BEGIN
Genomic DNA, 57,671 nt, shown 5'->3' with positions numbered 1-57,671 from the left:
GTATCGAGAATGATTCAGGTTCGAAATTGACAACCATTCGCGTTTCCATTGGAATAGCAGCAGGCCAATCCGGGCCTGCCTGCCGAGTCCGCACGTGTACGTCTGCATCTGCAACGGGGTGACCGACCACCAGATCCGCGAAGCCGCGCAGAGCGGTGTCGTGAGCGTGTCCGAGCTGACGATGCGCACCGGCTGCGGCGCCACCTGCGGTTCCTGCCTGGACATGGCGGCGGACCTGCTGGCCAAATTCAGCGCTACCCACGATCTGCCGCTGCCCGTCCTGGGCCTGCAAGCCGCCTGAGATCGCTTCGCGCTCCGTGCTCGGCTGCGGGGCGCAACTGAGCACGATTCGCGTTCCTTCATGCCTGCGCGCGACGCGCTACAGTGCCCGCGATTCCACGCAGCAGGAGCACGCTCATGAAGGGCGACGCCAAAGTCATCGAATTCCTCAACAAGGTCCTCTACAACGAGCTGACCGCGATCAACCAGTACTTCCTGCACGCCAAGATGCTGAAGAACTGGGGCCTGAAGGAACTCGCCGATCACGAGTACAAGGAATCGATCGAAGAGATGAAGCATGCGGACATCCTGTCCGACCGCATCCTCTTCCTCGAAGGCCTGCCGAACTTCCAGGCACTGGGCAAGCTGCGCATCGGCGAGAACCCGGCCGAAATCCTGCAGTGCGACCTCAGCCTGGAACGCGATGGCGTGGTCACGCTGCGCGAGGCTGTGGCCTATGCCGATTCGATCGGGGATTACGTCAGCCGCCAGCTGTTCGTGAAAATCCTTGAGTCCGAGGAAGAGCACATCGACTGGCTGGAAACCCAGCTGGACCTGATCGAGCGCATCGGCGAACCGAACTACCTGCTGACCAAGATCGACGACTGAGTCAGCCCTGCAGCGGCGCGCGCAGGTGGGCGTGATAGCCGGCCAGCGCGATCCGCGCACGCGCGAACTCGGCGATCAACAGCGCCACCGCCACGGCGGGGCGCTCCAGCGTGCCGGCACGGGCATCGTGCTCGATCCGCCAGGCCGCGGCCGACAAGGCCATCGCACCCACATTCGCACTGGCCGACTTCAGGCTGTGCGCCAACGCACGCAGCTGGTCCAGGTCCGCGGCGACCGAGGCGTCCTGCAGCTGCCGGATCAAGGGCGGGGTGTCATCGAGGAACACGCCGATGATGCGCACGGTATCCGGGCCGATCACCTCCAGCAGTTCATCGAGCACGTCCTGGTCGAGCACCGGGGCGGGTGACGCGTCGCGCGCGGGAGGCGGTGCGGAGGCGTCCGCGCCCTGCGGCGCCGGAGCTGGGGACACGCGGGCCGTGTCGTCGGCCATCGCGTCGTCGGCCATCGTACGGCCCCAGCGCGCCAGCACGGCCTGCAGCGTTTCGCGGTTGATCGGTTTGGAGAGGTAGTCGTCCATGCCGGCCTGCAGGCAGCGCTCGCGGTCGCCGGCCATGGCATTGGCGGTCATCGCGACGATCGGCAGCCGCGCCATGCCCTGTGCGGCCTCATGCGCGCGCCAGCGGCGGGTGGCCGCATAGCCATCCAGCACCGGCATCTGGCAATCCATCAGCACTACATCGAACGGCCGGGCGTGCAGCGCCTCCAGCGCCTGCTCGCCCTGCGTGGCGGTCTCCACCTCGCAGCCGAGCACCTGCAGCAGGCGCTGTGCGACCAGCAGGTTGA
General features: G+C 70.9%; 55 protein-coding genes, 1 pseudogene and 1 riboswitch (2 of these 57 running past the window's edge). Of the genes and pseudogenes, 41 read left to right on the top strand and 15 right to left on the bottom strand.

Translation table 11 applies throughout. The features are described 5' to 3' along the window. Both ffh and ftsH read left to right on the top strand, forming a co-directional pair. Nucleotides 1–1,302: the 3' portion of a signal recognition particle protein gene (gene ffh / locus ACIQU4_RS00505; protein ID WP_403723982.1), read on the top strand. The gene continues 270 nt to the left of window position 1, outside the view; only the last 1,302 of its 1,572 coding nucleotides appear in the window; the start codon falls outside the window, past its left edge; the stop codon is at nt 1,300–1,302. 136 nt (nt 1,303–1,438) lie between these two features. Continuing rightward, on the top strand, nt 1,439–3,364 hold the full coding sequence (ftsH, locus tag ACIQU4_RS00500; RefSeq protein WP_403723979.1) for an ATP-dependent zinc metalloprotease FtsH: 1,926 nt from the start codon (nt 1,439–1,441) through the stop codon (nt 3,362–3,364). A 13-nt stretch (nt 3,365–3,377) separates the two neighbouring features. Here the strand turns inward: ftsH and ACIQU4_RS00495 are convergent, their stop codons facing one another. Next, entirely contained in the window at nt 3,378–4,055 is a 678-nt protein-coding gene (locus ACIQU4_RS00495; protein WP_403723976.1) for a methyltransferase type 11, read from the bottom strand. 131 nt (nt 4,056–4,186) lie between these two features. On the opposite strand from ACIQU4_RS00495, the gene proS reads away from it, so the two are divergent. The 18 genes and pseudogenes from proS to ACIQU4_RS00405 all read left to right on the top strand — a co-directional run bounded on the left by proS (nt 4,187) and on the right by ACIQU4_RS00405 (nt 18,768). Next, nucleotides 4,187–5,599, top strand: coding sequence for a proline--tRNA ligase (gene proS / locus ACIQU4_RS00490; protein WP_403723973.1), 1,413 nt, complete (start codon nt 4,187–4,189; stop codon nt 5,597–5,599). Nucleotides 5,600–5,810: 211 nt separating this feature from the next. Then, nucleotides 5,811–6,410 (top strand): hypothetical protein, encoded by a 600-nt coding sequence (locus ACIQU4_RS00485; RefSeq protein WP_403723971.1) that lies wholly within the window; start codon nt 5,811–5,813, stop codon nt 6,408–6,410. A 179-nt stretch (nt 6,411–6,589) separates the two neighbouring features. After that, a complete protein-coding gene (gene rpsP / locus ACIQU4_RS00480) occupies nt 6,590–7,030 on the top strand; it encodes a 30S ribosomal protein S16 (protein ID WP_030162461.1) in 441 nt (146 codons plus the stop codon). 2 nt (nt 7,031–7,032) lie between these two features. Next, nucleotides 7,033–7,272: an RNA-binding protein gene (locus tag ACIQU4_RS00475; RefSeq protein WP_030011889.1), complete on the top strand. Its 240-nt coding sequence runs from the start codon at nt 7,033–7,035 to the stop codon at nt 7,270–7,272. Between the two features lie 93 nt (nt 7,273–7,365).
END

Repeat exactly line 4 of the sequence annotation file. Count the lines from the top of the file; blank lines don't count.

Translation table 11 applies throughout. The features are described 5' to 3' along the window. Both ffh and ftsH read left to right on the top strand, forming a co-directional pair. Nucleotides 1–1,302: the 3' portion of a signal recognition particle protein gene (gene ffh / locus ACIQU4_RS00505; protein ID WP_403723982.1), read on the top strand. The gene continues 270 nt to the left of window position 1, outside the view; only the last 1,302 of its 1,572 coding nucleotides appear in the window; the start codon falls outside the window, past its left edge; the stop codon is at nt 1,300–1,302. 136 nt (nt 1,303–1,438) lie between these two features. Continuing rightward, on the top strand, nt 1,439–3,364 hold the full coding sequence (ftsH, locus tag ACIQU4_RS00500; RefSeq protein WP_403723979.1) for an ATP-dependent zinc metalloprotease FtsH: 1,926 nt from the start codon (nt 1,439–1,441) through the stop codon (nt 3,362–3,364). A 13-nt stretch (nt 3,365–3,377) separates the two neighbouring features. Here the strand turns inward: ftsH and ACIQU4_RS00495 are convergent, their stop codons facing one another. Next, entirely contained in the window at nt 3,378–4,055 is a 678-nt protein-coding gene (locus ACIQU4_RS00495; protein WP_403723976.1) for a methyltransferase type 11, read from the bottom strand. 131 nt (nt 4,056–4,186) lie between these two features. On the opposite strand from ACIQU4_RS00495, the gene proS reads away from it, so the two are divergent. The 18 genes and pseudogenes from proS to ACIQU4_RS00405 all read left to right on the top strand — a co-directional run bounded on the left by proS (nt 4,187) and on the right by ACIQU4_RS00405 (nt 18,768). Next, nucleotides 4,187–5,599, top strand: coding sequence for a proline--tRNA ligase (gene proS / locus ACIQU4_RS00490; protein WP_403723973.1), 1,413 nt, complete (start codon nt 4,187–4,189; stop codon nt 5,597–5,599). Nucleotides 5,600–5,810: 211 nt separating this feature from the next. Then, nucleotides 5,811–6,410 (top strand): hypothetical protein, encoded by a 600-nt coding sequence (locus ACIQU4_RS00485; RefSeq protein WP_403723971.1) that lies wholly within the window; start codon nt 5,811–5,813, stop codon nt 6,408–6,410. A 179-nt stretch (nt 6,411–6,589) separates the two neighbouring features. After that, a complete protein-coding gene (gene rpsP / locus ACIQU4_RS00480) occupies nt 6,590–7,030 on the top strand; it encodes a 30S ribosomal protein S16 (protein ID WP_030162461.1) in 441 nt (146 codons plus the stop codon). 2 nt (nt 7,031–7,032) lie between these two features. Next, nucleotides 7,033–7,272: an RNA-binding protein gene (locus tag ACIQU4_RS00475; RefSeq protein WP_030011889.1), complete on the top strand. Its 240-nt coding sequence runs from the start codon at nt 7,033–7,035 to the stop codon at nt 7,270–7,272. Between the two features lie 93 nt (nt 7,273–7,365).